Lets just leave MXP out of this entirely and simply state that there is, right now, no single shared source for storing information about custom colors, which is easily accessible to "every" part of the client that might want to use them. Only plugins can take advantage of the use of XML elements in this case, the client itself, and its main script can't, nor, as I said, is there any "simple" way to visually see what the heck the colors actually are, without going into the color picker anyway (or using some other indirect method, like sending a colournote to the output with that color in it).

The custom colours can be used by scripts, ColourNote, they are easily accessable from the trigger menu, and can be put into plugins. I personally would rather convert the colours into hex using the colour picker (and you can just click on the values for MXP, VB, Jscript, and Lua) and copying the value into plugins I distribute so that I am not relying on any colours.

It is much easier to fight for one's ideals than to live up to them.
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Posted by Shadowfyr   USA  (1,783 posts)  [Biography] bio
Date Reply #13 on Sun 08 Apr 2007 08:48 PM (UTC)
Message
Umm. No actually. The issue at hand came up in the discussion though. Basically, to summerize, right now if you want to define a custom color, with a name, you need to do:

1. Assign it to a variable.
2. Assign it to an entity.
3. Just use the colors hex code.

#1 and #2 work for inclusion in plugins, but not in the main world, dialogs, etc..

#1 works with script, even the main one, but only in context of the script that loads it (mind you, you could set one up for Lua as an includable Lua file, but..)

#3 works in all four contexts, but is ambiguous.

None of them give you a clear visual reference for the color if you want to see what it actually is.

My proposal is to change the color picker, so that once you have a color you like, you can "name" it, along with a check box to hide the user defined ones, if you wanted to see only the standard MXP colors. This also could mean that you could export a list of them, which could be imported to another world.

The new color is accessible as a named color when using *any* feature that uses colors. Instead of having to remember the code, you just use the name for it, whether you are creating a new trigger or using colournote, and regardless of which of the four places you might use those, (those being, again, the world's own triggers, the main script, a plugin's triggers "or" a plugin's script). Current methods only work in specific contexts, so cannot be applied to all cases, and they do not provide a way to "see" what the color actually is, without displaying something in the output window that uses it.
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Posted by Nick Gammon   Australia  (21,322 posts)  [Biography] bio   Forum Administrator
Date Reply #14 on Sun 08 Apr 2007 09:25 PM (UTC)

Amended on Sun 08 Apr 2007 09:27 PM (UTC) by Nick Gammon

Message
Quote:

you can't "see" what the color actually is without hand copying the element definitions into the color picker


First I just want to point out that if you have a valid colour definition on the clipboard (eg. #40E0D0) then the "paste" button in the colour picker is active, and clicking it pastes that colour in, so you can see it.




OK - let's work this one through. As I read it, the basic proposal is to allow extra "custom" (named) colours to be added to the colour picker? Is that right?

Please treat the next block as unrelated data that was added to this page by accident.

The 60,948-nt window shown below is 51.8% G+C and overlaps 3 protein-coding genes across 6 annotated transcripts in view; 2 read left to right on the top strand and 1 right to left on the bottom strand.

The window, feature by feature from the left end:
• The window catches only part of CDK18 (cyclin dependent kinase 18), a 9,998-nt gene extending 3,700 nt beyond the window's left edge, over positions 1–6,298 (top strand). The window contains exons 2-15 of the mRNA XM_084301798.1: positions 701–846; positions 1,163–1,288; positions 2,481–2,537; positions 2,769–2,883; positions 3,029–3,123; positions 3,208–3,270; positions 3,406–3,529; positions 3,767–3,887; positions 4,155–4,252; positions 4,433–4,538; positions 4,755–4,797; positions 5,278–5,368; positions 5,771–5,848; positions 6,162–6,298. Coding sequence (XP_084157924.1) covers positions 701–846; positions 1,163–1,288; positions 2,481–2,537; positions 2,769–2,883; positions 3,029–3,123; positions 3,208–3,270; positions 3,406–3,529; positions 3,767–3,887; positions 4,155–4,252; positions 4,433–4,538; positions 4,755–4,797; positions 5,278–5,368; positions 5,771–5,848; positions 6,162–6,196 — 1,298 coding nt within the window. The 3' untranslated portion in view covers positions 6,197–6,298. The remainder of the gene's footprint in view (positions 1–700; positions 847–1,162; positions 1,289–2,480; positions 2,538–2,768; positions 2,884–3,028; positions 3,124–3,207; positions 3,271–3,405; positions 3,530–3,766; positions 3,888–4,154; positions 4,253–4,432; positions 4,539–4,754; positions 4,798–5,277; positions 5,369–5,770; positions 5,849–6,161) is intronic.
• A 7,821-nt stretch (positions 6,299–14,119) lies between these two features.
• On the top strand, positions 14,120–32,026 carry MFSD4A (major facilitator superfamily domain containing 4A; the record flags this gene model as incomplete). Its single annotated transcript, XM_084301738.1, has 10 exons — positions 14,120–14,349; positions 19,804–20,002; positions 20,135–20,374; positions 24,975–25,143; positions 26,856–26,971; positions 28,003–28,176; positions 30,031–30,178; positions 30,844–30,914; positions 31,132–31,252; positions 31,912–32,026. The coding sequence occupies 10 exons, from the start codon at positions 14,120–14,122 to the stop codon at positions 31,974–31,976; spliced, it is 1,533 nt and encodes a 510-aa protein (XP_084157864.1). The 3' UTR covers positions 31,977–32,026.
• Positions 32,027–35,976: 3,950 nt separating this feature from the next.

Now, the current implementation of the colour names in MUSHclient is that they are a fixed client-wide table, which is populated from constants at client start-up.

This exact same table (ie. the only table) is used for the following things:


  • The colour picker list of colours

  • Script functions: ColourNameToRGB, ColourNote, ColourTell, PickColour, NoteColourName, RGBColourToName, NotepadColour, InfoColour

  • It is shown with the script function: Debug ("colours")

  • It is used when parsing MXP text and background colours


Now is the proposal:


  • To import extra names into the colour picker only? In which case the table would need to split into two tables. One for the colour picker, and one for the other functions.

  • To import extra names into the world colour name space? In which case the table would need to split into two tables. One for the this world, and one for the other worlds.

  • To modify the global colour table, in which case it would modify the behaviour of all open worlds.

  • To affect the colour picker but not the other script functions? Or the colour picker and the script functions, but not MXP?


How would the extra names/colour codes be imported?


  • Manually by entering into the colour picker? (one by one by clicking on a button)?

  • From a list (eg. on the clipboard)?

  • From a file?

  • From a script command (eg. AddCustomColour (name, RGB))?


How would the extra colours be remembered, if at all?


  • Would they be saved as part of the world file?

  • Would they be saved in global configuration?

  • Would they be saved to another file somewhere?


I can see a whole heap of problems here. If you simply modify the global colour space, then what I warned about before is likely to happen. You would develop (say) plugins using one of your new colours, and then distribute it, forgetting that "lightpalegreen" was one of your colours, and not a standard one, and the script wouldn't work properly.

If the colours aren't saved they will work today but not tomorrow.

If they are saved in a world file, but modify the global colour picker, its behaviour will change depending on whether that world is open or not.

- Nick Gammon

www.gammon.com.au, www.mushclient.com